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Volos Archaeological Museum

Perhaps you have never heard of the Athanassakeion Archaeological Museum of Volos. Well, it’s not famous. It is not even well known. Nevertheless, it houses an impressive collection of artifacts from the Neolithic era, with some of them dating back to 6500 B.C.! Naturally, there are also exhibits from the Mycenaean and Roman Era.

It was constructed in 1909 at the eastern seaside of Volos. Alexios Athanassakis, a merchant from Portaria, financed its construction and granted it to the Greek State after it was completed. It was only natural that the museum was named after him.

In 2004, before the Olympic Games in Athens, a new wing was added to the Museum, which now had 1200 square meters of exhibition rooms.

One hundred years after the foundation of the Museum, in 2009, the permanent exhibition open in the new wing under the title: “The development of the Thessalian city in the area of Pagasetic Gulf from the Mycenaean period to the Roman imperial times”

Let’s take a look at some interesting exhibits. Please note that these are just a tiny sample.

Deep bowl with tubular handles, for domestic use. Early bronze age, 3200-2100 BC.

Clay figurines; enthroned male, "Phi" type female, animal. Late Bronze Age (Mycenaean period) 15th-12th century BC.

Closed "carinated" vase with incised decoration. Late Neolithic period 4700-4600 BC.

Female and male clay figurines declaring various positions, gestures, age and human activities. Early-Middle Neolithic period, 6500-5800 BC.

Vases of clay, grave offerings from the tholos tomb in Pherai, 1000-800 BC.

Golden necklace made of tesserae in the shape of rosettes and lily-papyrus flowers. From the Mycenaean Tholos tomb at the site "Kazanaki" of Volos, 1500-1300 BC. The tomb was discovered in 2004, while building the ring road of Volos.

From the Mycenaean Tholos tomb at the site "Kazanaki" of Volos, 1500-1300 BC.

From the Mycenaean Tholos tomb at the site "Kazanaki" of Volos, 1500-1300 BC.

From the Mycenaean Tholos tomb at the site "Kazanaki" of Volos, 1500-1300 BC.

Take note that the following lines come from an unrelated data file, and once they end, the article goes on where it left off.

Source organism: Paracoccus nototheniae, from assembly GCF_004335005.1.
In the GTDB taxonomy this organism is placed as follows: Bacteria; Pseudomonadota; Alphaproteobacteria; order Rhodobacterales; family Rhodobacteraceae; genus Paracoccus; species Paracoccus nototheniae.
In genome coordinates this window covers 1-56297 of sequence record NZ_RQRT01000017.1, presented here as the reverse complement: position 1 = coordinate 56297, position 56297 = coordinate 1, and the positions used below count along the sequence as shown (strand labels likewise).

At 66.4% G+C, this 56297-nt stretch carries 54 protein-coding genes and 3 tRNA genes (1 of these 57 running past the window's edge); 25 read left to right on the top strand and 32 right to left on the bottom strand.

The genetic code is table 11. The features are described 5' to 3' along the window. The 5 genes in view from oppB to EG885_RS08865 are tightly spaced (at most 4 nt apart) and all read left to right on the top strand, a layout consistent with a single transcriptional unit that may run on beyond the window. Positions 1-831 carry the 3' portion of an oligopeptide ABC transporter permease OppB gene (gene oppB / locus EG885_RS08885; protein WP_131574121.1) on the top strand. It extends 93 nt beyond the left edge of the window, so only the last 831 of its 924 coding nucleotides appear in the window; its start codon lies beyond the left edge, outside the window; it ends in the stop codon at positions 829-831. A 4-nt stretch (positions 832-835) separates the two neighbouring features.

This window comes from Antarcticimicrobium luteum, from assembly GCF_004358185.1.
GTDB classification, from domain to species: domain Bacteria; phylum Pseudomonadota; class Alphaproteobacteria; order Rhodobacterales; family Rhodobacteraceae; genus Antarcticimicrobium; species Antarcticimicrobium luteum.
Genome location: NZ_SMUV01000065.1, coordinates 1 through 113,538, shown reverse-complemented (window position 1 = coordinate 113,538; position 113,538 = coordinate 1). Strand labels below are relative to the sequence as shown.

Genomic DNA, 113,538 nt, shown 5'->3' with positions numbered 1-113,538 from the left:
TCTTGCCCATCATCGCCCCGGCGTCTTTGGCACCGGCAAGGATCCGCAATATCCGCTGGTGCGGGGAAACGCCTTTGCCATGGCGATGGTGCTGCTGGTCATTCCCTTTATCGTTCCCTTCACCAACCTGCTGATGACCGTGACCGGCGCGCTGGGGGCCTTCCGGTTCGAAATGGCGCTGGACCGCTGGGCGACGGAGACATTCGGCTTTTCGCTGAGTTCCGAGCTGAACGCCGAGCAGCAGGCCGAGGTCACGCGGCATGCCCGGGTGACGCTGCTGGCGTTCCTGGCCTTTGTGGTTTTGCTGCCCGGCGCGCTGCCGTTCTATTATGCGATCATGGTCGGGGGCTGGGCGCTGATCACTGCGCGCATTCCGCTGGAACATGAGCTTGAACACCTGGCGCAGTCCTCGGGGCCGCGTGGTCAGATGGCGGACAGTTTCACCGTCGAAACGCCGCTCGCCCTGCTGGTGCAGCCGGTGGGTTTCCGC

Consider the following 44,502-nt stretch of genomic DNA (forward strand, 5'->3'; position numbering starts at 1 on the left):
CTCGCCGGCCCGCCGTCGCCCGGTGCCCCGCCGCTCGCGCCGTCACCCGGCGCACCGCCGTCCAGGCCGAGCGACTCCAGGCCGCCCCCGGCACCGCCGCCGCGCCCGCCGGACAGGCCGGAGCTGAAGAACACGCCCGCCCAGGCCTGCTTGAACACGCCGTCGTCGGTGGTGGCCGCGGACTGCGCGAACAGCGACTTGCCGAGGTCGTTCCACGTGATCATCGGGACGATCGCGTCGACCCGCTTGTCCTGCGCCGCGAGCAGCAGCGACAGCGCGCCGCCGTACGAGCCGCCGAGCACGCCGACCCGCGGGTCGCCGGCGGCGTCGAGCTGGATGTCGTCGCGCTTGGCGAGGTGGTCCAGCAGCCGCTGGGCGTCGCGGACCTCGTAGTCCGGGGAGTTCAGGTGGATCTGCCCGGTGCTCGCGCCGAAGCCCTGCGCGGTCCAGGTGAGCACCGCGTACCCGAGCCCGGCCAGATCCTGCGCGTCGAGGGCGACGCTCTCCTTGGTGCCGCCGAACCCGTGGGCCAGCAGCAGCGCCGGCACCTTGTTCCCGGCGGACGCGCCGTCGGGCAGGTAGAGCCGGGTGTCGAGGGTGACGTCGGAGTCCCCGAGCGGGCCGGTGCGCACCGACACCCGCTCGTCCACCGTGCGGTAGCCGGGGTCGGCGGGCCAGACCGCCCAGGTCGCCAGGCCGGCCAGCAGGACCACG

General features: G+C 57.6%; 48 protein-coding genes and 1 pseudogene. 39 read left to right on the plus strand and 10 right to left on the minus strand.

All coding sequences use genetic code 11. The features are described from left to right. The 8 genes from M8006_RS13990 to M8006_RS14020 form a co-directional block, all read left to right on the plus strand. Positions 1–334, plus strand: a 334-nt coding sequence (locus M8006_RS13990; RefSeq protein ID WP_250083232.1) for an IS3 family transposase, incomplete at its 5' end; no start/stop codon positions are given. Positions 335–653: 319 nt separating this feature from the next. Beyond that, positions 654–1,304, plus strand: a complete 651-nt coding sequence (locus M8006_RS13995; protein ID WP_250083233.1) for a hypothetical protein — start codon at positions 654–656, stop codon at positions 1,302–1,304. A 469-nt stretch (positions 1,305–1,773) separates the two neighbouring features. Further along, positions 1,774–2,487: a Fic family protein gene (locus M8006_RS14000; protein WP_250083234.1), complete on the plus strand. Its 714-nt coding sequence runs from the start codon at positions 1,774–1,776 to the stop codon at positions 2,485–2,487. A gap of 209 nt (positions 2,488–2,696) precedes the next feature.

Clay figurines of the "Phi" and "Psi" types. From the settlement at "Palaea" and from its necropolis at Nea Ionia. Late Bronze Age or Mycenaean Period 16th-11th c. B.C.

Clay vessels from the settlement at "Palaea" and from its necropolis at Nea Ionia. Detail. Archaic and Classic Age, 700-400 BC.

The head of a marble statue, probably of goddess Aphrodite from the Acropolis of Pherae. Classical Period, 4th century BC

Marble votive stele with a representation of god Apollon and the dedicator. Classical Period, 4th century BC.

Panathenaic amphora depicting goddess Athena on the front side and four athletes on the back side. The name of Pythodelos, Eponymous Archon of Athens, is inscribed, 336/335 BC.

Silver coins from the Theater of Demetrias, 476-427 BC.

Bronze statuette of Zeus from Demetrias, discovered in shrine of a house of the Roman period. 3rd century AD.

The tombstones exhibited in the museum are very interesting and very moving. Their original paintings are still clearly visible, depicting the deceased. The texts engraved on them are worth mentioning. Take a look:

Hediste's tombstone.

Hediste's tombstone. Detail.

Here is the translation of the tombstone's inscription:

“The Fates unfolded a sorrowful thread from their spindle for Hediste, when newly-wed she faced the pains of childbirth. Miserable, because she was not to embrace her child neither to moisten her infant's lips with her breasts. As soon as the baby saw the light of the sun, Fortune fell on these two with cruelty and drew them in one tomb, both mother and child.”

One more:

Archidike's tombstone.

Archidike's tombstone. Detail.

The translation of the inscription:

"If you Radamanthes or you Minos, have judged another woman as virtuous, judge also this daughter of Aristomachos. Lead her to the islands of the happy people, because she was devout and fair. Tylisos, city of Crete, had brought her up and this land surrounds her now. Your fate, Archidike, rated you among the immortals."

It is hard not to think that human suffering has been the same since man walks on this earth, and probably will forever be the same. It is also hard not to appreciate the literary value of these words, written more than 2000 years ago.

Visiting this museum is like deep diving into the past of this land, starting from 6500 BC and finishing at about the 4th century AD. You will leave the museum convinced that Volos and the surrounding area has been bustling with human activity for at least 8500 years. This is quite a feeling, we are sure you will agree.